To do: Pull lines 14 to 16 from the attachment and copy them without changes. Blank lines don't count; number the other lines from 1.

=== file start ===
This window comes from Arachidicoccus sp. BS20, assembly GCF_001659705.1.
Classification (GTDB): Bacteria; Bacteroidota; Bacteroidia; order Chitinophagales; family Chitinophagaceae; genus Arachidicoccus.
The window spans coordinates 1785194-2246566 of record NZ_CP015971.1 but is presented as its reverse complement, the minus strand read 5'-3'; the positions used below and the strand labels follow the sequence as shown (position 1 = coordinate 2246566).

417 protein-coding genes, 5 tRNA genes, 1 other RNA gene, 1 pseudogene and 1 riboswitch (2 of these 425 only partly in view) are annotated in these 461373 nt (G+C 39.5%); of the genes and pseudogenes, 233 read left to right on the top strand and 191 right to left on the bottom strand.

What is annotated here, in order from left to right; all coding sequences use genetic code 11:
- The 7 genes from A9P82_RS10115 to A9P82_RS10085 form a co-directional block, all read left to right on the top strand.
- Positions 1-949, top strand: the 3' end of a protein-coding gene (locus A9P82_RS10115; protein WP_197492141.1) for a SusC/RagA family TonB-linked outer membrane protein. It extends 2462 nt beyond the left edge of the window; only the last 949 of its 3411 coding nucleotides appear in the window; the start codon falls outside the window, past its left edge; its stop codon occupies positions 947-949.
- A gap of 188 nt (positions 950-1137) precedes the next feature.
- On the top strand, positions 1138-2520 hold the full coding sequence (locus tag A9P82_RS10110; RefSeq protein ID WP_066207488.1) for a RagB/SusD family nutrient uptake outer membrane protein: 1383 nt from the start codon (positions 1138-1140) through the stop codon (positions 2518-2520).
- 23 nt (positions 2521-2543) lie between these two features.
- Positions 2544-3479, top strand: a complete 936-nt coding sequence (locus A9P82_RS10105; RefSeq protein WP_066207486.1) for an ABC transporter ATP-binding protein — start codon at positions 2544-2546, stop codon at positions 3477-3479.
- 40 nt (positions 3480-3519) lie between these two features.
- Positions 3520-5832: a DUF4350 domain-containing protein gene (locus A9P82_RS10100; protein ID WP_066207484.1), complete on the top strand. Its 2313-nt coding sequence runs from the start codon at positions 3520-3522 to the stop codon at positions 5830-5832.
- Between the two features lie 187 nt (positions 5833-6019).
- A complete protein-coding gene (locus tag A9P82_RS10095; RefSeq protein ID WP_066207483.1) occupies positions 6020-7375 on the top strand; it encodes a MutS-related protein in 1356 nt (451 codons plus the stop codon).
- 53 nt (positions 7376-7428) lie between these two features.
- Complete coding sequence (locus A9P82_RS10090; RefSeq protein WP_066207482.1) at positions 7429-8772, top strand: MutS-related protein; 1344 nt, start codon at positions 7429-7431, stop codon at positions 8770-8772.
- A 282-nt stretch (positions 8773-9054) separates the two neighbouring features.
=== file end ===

- Between the two features lie 187 nt (positions 5833-6019).
- A complete protein-coding gene (locus tag A9P82_RS10095; RefSeq protein ID WP_066207483.1) occupies positions 6020-7375 on the top strand; it encodes a MutS-related protein in 1356 nt (451 codons plus the stop codon).
- 53 nt (positions 7376-7428) lie between these two features.